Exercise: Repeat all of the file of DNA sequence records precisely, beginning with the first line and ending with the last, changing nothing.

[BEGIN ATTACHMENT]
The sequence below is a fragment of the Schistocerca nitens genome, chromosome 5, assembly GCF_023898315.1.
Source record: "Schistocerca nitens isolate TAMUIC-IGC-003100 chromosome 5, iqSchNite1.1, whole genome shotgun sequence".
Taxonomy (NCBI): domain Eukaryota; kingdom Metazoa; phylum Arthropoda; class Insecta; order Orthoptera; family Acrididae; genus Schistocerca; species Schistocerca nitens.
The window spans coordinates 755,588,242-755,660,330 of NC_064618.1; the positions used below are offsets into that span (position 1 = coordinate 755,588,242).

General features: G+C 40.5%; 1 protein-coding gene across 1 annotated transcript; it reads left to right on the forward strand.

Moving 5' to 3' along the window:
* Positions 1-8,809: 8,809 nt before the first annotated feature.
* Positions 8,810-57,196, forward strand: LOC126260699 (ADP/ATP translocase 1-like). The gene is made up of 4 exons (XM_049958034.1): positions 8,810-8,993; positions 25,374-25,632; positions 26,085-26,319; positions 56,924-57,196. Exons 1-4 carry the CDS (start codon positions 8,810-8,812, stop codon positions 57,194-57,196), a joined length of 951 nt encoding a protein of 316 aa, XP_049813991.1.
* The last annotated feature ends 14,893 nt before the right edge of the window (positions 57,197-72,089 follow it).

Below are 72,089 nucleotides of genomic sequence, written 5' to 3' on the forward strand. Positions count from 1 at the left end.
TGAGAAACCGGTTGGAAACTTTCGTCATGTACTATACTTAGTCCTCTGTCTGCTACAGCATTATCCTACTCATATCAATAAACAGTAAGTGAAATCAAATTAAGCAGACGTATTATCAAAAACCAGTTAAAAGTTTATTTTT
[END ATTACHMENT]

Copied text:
The sequence below is a fragment of the Schistocerca nitens genome, chromosome 5, assembly GCF_023898315.1.
Source record: "Schistocerca nitens isolate TAMUIC-IGC-003100 chromosome 5, iqSchNite1.1, whole genome shotgun sequence".
Taxonomy (NCBI): domain Eukaryota; kingdom Metazoa; phylum Arthropoda; class Insecta; order Orthoptera; family Acrididae; genus Schistocerca; species Schistocerca nitens.
The window spans coordinates 755,588,242-755,660,330 of NC_064618.1; the positions used below are offsets into that span (position 1 = coordinate 755,588,242).

General features: G+C 40.5%; 1 protein-coding gene across 1 annotated transcript; it reads left to right on the forward strand.

Moving 5' to 3' along the window:
* Positions 1-8,809: 8,809 nt before the first annotated feature.
* Positions 8,810-57,196, forward strand: LOC126260699 (ADP/ATP translocase 1-like). The gene is made up of 4 exons (XM_049958034.1): positions 8,810-8,993; positions 25,374-25,632; positions 26,085-26,319; positions 56,924-57,196. Exons 1-4 carry the CDS (start codon positions 8,810-8,812, stop codon positions 57,194-57,196), a joined length of 951 nt encoding a protein of 316 aa, XP_049813991.1.
* The last annotated feature ends 14,893 nt before the right edge of the window (positions 57,197-72,089 follow it).

Below are 72,089 nucleotides of genomic sequence, written 5' to 3' on the forward strand. Positions count from 1 at the left end.
TGAGAAACCGGTTGGAAACTTTCGTCATGTACTATACTTAGTCCTCTGTCTGCTACAGCATTATCCTACTCATATCAATAAACAGTAAGTGAAATCAAATTAAGCAGACGTATTATCAAAAACCAGTTAAAAGTTTATTTTT